The short answer to the questions published on the previous article is that we have more of a voice than many realise.

Criminal prosecution in Britain is handled by the Crown Prosecution Service (CPS). It's the CPS that decides whether or not a case is tried. They don't drag their feet getting convictions. They have detailed policies for dealing with disability hate crime, like the 'Code for Crown Prosecutors', 'Prosecutor's Pledge' and 'Code of Practice for Victims of Crime,' available from the CPS.

The CPS define disability hate crime as:

"Any criminal offence which is perceived, by the victim or any other person, to be motivated by hostility or prejudice based on a person's disability or perceived disability."

When people plead guilty to, or are convicted of, a disability hate crime then the courts treat the victim's disability as an 'aggravating circumstance' meriting 'enhanced sentencing.' Offenders will be punished more heavily if the crime was disability-motivated than if it wasn't. If somebody hit you because they saw a disabled person as easy prey, bullies usually also being cowards as, then they'd find themselves punished more. Somebody involved in a bar brawl, committed exactly the same offence, wouldn't automatically get the harsher sentence. Judges and Magistrates have to clearly state when using enhanced sentencing.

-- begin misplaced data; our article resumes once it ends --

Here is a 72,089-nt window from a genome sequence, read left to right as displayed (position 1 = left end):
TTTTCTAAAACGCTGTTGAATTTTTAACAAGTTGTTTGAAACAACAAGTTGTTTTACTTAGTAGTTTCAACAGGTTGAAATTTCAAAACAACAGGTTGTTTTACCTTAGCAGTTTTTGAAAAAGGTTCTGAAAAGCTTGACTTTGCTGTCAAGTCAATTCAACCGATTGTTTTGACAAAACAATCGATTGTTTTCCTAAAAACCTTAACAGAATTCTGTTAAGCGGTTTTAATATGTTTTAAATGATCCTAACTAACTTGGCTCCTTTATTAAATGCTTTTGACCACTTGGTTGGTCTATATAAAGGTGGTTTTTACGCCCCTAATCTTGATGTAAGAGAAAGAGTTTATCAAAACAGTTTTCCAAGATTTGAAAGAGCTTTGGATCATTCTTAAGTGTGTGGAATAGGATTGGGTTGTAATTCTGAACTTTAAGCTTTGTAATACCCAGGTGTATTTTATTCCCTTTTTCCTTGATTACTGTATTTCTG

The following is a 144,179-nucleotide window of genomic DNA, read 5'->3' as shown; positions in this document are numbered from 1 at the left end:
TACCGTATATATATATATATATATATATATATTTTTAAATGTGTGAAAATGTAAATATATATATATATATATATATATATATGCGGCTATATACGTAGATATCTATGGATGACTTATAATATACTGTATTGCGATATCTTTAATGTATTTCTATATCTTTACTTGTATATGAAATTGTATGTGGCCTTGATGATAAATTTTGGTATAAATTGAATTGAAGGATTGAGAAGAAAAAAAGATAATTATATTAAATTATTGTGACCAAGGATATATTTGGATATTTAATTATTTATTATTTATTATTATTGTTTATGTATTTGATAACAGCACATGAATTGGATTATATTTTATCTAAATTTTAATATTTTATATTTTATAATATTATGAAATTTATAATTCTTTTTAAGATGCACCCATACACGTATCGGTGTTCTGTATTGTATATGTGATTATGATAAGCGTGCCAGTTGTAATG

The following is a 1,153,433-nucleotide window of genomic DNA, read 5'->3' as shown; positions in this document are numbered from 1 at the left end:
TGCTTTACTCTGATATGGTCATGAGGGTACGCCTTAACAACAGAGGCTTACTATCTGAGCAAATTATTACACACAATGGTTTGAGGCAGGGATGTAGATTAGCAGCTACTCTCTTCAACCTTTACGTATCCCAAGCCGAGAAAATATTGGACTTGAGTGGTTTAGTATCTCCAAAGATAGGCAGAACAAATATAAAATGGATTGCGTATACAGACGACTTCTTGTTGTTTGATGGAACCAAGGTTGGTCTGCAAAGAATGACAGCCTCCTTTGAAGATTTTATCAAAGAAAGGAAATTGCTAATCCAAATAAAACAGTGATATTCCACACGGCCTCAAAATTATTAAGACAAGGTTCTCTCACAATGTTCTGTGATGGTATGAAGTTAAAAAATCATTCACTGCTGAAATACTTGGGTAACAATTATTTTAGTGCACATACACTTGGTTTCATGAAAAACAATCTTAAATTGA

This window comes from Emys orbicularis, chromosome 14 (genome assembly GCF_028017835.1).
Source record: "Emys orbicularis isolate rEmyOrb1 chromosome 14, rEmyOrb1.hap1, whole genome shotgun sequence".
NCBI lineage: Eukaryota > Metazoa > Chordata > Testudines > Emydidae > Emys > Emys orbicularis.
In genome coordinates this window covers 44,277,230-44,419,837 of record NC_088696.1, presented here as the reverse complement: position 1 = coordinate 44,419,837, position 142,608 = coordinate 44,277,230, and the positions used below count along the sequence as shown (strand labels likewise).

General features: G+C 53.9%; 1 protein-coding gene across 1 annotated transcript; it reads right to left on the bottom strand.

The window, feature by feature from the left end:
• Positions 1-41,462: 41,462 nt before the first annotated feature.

Dedicated policies and personalised support exist for disabled victims and witnesses when going to court. The CPS recognises disabled witnesses might have particular difficulties with court cases and that those are as variable as our disabilities themselves. If you're unable to take part, that doesn't automatically mean a case is dropped. The CPS and the police will look at other ways to secure evidence needed to prosecute, although cases are less likely to be dropped if you make your best efforts.

Remember, what an attacker might have done to you they'll be encouraged to do again to others if they keep getting away with it. That and the CPS don't need a victim's consent to proceed. They act for the public as a whole, not for single groups or individuals. They rely on there being sufficient evidence and whether prosecution is in the public interest. If they satisfy both requirements the case would most likely proceed. According to the CPS themselves:

"It will usually be in the public interest in disability hate crime cases to bring a prosecution."